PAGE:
This is a cross post from the blog, Newspaprgirl. Author Janet Thaeler asked me to share my top five rules of community engagement and I was happy to oblige. Janet is currently working on a book about online marketing.

Have you ever struck up a conversation with a complete stranger in the checkout line at the grocery store once you both realize the line hasn’t moved in the last ten minutes?

Perhaps you’ve locked eyes briefly with a parent as you both painfully watched another parent manhandle their screaming 3-year-old at the park.

The connections you make with strangers in these types of situations are based on a shared experience. Something that affects you both and has no bearing on whether or not you were previously acquainted.

These are the same connections we can make online, and sharing personal experiences is one of the most effective ways to engage an online community.

As a community manager, I have employed many tactics to engage members and encourage participation. Some work better than others but nothing seems to resonate more than a personal story. When you share something personal, it evokes emotion and prompts others to share similar experiences.

When I blogged about the anniversary of my father’s death, stories about dad’s who’d died too soon poured in and the level of sharing was unbelievable. The same thing happened when I recounted a time in high school when I almost froze to death while waiting for the city bus. It was as if there was suddenly a competition to see who had endured the worst winters and could recall all of the gruesome details.

If you ever want to start a conversation fast, sharing something personal will get the job done. If you share something from your own life, it is almost certain others will follow suit.

It is what I consider one of the top five rules of community engagement.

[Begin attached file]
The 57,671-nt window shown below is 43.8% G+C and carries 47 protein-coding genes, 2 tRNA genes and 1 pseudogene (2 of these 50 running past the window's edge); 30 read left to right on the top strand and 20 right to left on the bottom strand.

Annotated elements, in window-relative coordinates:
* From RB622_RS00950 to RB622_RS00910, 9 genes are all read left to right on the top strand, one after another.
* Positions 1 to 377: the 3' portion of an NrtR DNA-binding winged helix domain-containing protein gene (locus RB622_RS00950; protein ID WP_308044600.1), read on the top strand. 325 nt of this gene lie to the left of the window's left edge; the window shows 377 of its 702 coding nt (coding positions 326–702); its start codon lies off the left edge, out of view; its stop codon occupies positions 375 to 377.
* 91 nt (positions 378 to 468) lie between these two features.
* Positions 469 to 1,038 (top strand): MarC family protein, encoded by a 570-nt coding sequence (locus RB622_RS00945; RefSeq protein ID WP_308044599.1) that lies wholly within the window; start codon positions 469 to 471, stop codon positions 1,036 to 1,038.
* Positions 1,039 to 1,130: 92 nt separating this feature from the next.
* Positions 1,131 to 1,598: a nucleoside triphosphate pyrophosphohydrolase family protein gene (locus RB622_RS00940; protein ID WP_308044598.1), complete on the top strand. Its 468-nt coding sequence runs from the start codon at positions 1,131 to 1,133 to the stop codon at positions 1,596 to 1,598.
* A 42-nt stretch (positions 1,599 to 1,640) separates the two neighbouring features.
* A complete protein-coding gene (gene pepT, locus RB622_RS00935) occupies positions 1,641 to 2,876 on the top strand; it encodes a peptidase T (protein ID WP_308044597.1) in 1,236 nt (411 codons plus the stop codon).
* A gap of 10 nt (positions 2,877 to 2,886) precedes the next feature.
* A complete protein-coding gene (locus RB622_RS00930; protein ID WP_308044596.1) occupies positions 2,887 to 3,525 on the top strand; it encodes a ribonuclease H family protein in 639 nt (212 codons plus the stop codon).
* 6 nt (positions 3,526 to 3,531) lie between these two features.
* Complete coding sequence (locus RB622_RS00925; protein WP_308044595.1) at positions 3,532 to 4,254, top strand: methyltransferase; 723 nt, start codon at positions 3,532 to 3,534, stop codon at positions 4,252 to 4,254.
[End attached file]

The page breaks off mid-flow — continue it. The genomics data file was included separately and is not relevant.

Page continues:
Here are the other four:

Stroke a few egos
Flattery will get you everywhere. It is imperative that you go above and beyond in this department. When you have constant contributors, and people who are vested in the best interest of the community, you have to express your grattitude. and tell them how much you need and appreciate them.

Ask questions
Never underestimate the power of a question. Ask members what they think about current events, or potential changes in the community or forum.Find out what they think about local and national issues. Ad don’t think your questions have to be intellectual. Sometimes something as simple as “What are you cooking for dinner tonight?” can create a major dialog.

Acknowledge good work
See, “stroke a few egos.” Acknowledging good work publicly is good for everyone. It encourages the contributor and shows your appreciation of their time and efforts

Accept and respond to criticism
This simply shows that you’re human. Building an open honest relationship with your community is key. When people know that you are accessible and available and willing to hear them out and respond, you build a level of respect that cannot be bought. It also illustrates your commitment to the community and how much you value their presence.

Today’s consumers are faced with infinite choices, and if you don’t provide an experience worth their time, they won’t be back.
Remember, we are living in the conversation age, where the number of choices online are infinite and the audience that was once easily bought must now be earned.

You can find out more about engaging online communities in my new book, “18 Rules of Community Engagement: A Guide for Building Relationships and Connecting with Customers Online.”

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